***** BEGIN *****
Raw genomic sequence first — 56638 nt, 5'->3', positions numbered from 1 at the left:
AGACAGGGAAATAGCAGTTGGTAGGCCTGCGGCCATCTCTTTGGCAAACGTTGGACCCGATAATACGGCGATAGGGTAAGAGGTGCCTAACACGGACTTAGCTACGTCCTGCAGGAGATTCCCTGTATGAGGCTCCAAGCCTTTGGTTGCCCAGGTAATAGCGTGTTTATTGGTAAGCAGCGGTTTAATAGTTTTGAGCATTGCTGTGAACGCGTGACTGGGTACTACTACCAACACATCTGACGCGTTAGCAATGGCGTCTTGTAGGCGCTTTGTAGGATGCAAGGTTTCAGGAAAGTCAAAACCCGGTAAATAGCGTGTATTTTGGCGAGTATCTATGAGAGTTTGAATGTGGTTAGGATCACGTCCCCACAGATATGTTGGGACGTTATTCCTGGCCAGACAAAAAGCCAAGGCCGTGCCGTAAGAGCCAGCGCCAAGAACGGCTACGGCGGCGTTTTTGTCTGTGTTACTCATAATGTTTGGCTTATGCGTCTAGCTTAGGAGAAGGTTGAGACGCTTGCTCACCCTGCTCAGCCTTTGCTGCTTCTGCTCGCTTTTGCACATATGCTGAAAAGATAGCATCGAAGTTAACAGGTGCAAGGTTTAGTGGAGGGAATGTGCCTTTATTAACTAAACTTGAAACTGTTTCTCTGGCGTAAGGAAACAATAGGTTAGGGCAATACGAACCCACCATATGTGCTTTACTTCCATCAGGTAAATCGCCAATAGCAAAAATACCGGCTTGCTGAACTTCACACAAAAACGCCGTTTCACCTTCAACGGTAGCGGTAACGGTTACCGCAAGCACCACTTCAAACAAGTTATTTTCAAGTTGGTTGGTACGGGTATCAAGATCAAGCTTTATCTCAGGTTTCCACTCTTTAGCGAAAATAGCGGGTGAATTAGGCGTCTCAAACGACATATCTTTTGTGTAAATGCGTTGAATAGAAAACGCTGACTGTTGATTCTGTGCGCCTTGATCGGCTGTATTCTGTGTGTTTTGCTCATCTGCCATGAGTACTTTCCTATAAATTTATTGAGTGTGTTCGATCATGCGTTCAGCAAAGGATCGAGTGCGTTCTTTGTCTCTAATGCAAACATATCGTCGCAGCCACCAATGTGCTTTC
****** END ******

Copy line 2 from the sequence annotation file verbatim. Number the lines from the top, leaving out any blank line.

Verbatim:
AGACAGGGAAATAGCAGTTGGTAGGCCTGCGGCCATCTCTTTGGCAAACGTTGGACCCGATAATACGGCGATAGGGTAAGAGGTGCCTAACACGGACTTAGCTACGTCCTGCAGGAGATTCCCTGTATGAGGCTCCAAGCCTTTGGTTGCCCAGGTAATAGCGTGTTTATTGGTAAGCAGCGGTTTAATAGTTTTGAGCATTGCTGTGAACGCGTGACTGGGTACTACTACCAACACATCTGACGCGTTAGCAATGGCGTCTTGTAGGCGCTTTGTAGGATGCAAGGTTTCAGGAAAGTCAAAACCCGGTAAATAGCGTGTATTTTGGCGAGTATCTATGAGAGTTTGAATGTGGTTAGGATCACGTCCCCACAGATATGTTGGGACGTTATTCCTGGCCAGACAAAAAGCCAAGGCCGTGCCGTAAGAGCCAGCGCCAAGAACGGCTACGGCGGCGTTTTTGTCTGTGTTACTCATAATGTTTGGCTTATGCGTCTAGCTTAGGAGAAGGTTGAGACGCTTGCTCACCCTGCTCAGCCTTTGCTGCTTCTGCTCGCTTTTGCACATATGCTGAAAAGATAGCATCGAAGTTAACAGGTGCAAGGTTTAGTGGAGGGAATGTGCCTTTATTAACTAAACTTGAAACTGTTTCTCTGGCGTAAGGAAACAATAGGTTAGGGCAATACGAACCCACCATATGTGCTTTACTTCCATCAGGTAAATCGCCAATAGCAAAAATACCGGCTTGCTGAACTTCACACAAAAACGCCGTTTCACCTTCAACGGTAGCGGTAACGGTTACCGCAAGCACCACTTCAAACAAGTTATTTTCAAGTTGGTTGGTACGGGTATCAAGATCAAGCTTTATCTCAGGTTTCCACTCTTTAGCGAAAATAGCGGGTGAATTAGGCGTCTCAAACGACATATCTTTTGTGTAAATGCGTTGAATAGAAAACGCTGACTGTTGATTCTGTGCGCCTTGATCGGCTGTATTCTGTGTGTTTTGCTCATCTGCCATGAGTACTTTCCTATAAATTTATTGAGTGTGTTCGATCATGCGTTCAGCAAAGGATCGAGTGCGTTCTTTGTCTCTAATGCAAACATATCGTCGCAGCCACCAATGTGCTTTC